NBA Exec's Coming Out Returns League to Forefront of Social Issues

On Monday, the New York Times published a story on Rick Welts, currently the president of the NBA’s Phoenix Suns, in which Welts first publicly announced that he is gay. But this is far from the first time that the National Basketball Association has found itself on the front lines of a heated cultural issue.

Indeed, this isn’t the first time the NBA and GLBT issues have crossed paths, as the Times story points out. Former player John Amaechi came out in 2007, sparking a not-always-pleasant media frenzy. More recently, Kobe Bryant was hit with a $100,000 fine for using an anti-gay slur during a game. Other sports have had their own LGBT stories within the last few weeks as well; hockey player Sean Avery made public his support for marriage equality, prompting an agent to write a series of anti-equality tweets.

But the NBA has, more than any other pro league, been out front. By apparent sheer coincidence, the Association began airing a new anti-slur PSA just when Welt’s story was being sent to the Times‘s printers:

And well before Welts, Amaechi, or Bryant, the NBA was home to the public face of HIV/AIDS: Magic Johnson, one of the league’s biggest stars, retired in 1991 after testing HIV-positive. (video) Before that, the NBA was deeply involved in various drug issues, especially during the 1980s, culminating with the death of Len Bias, freshly drafted, from a drug overdose. More generally, the league has always struggled with racism, as the most prominently-black of all the major pro sports.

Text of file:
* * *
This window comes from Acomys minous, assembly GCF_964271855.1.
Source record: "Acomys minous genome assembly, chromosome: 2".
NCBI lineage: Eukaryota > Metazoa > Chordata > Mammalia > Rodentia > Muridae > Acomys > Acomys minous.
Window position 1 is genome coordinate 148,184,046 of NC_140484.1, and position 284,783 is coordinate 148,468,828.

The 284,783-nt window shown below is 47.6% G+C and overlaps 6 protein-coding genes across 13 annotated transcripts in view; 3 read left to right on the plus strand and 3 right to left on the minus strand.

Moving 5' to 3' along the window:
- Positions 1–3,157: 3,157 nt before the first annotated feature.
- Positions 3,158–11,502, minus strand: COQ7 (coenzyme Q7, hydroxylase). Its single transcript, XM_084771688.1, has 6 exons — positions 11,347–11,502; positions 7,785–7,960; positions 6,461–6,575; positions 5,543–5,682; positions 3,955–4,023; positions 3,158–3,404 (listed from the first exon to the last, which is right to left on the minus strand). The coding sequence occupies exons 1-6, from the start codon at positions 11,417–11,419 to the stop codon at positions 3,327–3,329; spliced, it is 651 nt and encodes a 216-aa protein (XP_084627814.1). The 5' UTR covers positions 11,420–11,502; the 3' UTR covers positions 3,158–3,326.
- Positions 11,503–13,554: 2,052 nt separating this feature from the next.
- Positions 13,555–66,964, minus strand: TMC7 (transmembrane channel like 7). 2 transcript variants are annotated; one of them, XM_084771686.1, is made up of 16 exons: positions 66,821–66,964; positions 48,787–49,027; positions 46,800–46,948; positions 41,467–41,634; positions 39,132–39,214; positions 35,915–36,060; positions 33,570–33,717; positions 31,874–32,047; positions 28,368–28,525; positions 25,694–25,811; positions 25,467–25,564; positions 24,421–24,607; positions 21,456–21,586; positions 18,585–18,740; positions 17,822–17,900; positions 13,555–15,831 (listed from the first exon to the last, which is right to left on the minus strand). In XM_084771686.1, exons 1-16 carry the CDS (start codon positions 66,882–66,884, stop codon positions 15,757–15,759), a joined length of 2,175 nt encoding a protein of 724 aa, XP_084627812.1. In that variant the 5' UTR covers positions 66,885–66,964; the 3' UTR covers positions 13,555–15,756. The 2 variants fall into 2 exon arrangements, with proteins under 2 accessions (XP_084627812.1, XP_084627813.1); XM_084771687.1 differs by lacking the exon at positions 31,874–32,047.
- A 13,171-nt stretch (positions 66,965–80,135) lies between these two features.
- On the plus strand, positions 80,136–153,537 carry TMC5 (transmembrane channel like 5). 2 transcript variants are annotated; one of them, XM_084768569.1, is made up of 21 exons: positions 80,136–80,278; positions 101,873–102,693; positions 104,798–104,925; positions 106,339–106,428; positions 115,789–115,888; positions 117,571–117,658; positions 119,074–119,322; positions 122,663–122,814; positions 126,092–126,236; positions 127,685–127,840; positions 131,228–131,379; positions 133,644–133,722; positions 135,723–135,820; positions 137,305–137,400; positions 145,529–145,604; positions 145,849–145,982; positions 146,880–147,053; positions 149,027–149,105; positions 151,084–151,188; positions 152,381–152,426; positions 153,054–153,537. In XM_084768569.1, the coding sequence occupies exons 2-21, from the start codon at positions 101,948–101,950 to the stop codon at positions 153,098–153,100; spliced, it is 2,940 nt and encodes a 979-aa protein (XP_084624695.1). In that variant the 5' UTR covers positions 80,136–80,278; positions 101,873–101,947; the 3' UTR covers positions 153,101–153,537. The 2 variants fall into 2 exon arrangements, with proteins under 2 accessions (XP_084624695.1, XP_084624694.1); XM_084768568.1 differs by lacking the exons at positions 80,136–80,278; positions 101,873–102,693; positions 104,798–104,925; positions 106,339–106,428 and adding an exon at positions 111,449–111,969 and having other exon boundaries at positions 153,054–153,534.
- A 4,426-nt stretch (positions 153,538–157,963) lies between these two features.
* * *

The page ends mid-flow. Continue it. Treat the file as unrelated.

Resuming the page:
So it’s fitting, then, that the NBA is leading the charge in the fight against homophobia. The world of men’s team sports remains one of the most buttoned-up parts of American society when it comes to LGBT issues–something Welts talks about both in the Times piece and in a Monday podcast interview. Those of us in the law can easily get caught up in the next court case, the next ballot initiative, the next amendment, and all of those things matter; there’s a broader cultural side, though. The more people like Welts, and leagues like the NBA, push conversation on the non-legal side, the more our fights in courtrooms and ballot-boxes can make a real difference.

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